How to Help Children Like a Babysitter
At Sitters, whenever you make a booking with a sitter who is new to your children, we recommend that you tag on an additional half hour before you leave to help you, the children, and your sitter all become accustomed to the set-up without making for overly long goodbyes - which can make things harder for children.
However, there are some important steps both you and your sitter can take to help your child feel comfortable and secure with their new sitter.
Children are, of course, individuals and unique in the same way as adults. Therefore these suggestions are just guidelines and will need to be adapted depending on how extrovert or shy your children are.
As a parent time is often short, so when you organised your babysitter your children were unlikely to have been involved. Therefore, it’s important to take a couple of minutes making sure the proper introductions have taken place.
Before your sitter comes you can tell your child their name, show them a photo and perhaps tell them whether they have children of their own. Your sitter should get down to the child’s level and introduce themselves and perhaps ask a question or two of the child, such as their age, their favourite colour, or what they had for tea.
From here your sitter will be able to gauge whether your child is ready to lead them off to a game or a story. Children who are shyer will need a little more help transitioning.
In these instances, your experienced sitter will be able to actively engage with your child and will likely ask for ideas on their favourite games and then start playing!
The sitter-child relationship is an interesting one. Usually it’s a relatively short window of time in which the two parties can get to know one another. However, it’s vital that the child feels comfortable and secure so they can get off to sleep when necessary.
By gradually engaging the children in games or activities – such as board games, watching their favourite programme, or drawing a picture – and asking questions alongside, the child learns to trust and like their sitter. Even the shyest will love to know their sitter is interested in them!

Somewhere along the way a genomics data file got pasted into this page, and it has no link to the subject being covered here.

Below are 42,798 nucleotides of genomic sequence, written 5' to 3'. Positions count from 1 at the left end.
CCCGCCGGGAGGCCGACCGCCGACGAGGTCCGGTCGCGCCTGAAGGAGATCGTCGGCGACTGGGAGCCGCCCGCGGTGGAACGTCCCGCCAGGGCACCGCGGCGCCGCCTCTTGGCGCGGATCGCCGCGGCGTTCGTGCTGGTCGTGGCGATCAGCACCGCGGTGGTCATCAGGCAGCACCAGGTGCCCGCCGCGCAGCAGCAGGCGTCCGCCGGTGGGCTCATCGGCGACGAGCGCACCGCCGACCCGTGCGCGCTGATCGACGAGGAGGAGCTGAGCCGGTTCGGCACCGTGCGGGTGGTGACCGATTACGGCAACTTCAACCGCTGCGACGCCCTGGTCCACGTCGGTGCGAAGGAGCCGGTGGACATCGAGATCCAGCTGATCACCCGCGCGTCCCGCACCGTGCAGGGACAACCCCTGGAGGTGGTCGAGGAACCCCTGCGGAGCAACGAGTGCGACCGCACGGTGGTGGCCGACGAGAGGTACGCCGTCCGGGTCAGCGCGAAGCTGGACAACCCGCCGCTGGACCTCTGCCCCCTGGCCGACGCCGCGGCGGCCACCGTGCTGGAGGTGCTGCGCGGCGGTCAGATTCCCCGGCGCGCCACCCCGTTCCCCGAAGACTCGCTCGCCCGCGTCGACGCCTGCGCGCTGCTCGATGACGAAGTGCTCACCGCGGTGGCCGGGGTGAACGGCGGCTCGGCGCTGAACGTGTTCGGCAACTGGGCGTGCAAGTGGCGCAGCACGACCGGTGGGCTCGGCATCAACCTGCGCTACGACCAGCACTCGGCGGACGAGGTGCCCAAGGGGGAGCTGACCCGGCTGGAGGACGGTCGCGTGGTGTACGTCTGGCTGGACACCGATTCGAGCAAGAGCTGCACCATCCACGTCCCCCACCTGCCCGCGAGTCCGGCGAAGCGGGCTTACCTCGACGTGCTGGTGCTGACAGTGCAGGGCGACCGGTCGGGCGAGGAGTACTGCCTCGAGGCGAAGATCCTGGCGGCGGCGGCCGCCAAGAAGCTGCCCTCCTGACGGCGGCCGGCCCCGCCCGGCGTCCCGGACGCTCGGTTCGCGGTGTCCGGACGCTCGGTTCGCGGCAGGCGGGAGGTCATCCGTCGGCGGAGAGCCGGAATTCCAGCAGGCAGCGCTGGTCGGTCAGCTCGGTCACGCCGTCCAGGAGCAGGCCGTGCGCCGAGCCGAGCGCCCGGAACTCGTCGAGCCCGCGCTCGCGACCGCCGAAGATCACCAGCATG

Manage the Goodbyes
When it’s time to leave, the tears and fears can start. It’s important that both you and your sitter are confident and capable of managing this transition for the child. The sitter’s role is to stay upbeat, not take the tears personally, and work to distract and re-engage the child.
This is probably the most crucial stage and your children will understand that your sitter is in control, and they are safe, secure, and cared for.
Be Calm and Relaxed
Both parents and sitters should aim to be calm and relaxed. Parents need to demonstrate to their little ones that they are confident with the person they are leaving their child with. This helps the child to relax too – remembering that children pick up on both verbal and non-verbal clues.
Be Prepared to Offer Space
Sitters childcarers have all worked with children on a daily basis in professional childcare roles, such as childminders, teachers and nursery nurses, so they are experts at recognising when they need to be hands on and when they need to give little ones some space. Often children, particularly older ones, simply need to know they're there, and they can call on their sitter when needed. It can be counterproductive to jostle them into a game or activity they are resistant to.
Finally, it’s very important that parents impart any useful information to their sitter which will help form the relationship. What are their favourite soft toys? What is their normal routine? What are the child’s favourite stories? These small cues will help to ensure your children are at ease and relaxed.
Book a Sitters Babysitter
To ensure your children have a reputable and experienced babysitter, that both they and you love, choose a babysitter from Sitters.
We believe your little ones deserve the very best care. That's why our local network of babysitters are personally checked and picked by our family for your family www.sitters.co.uk.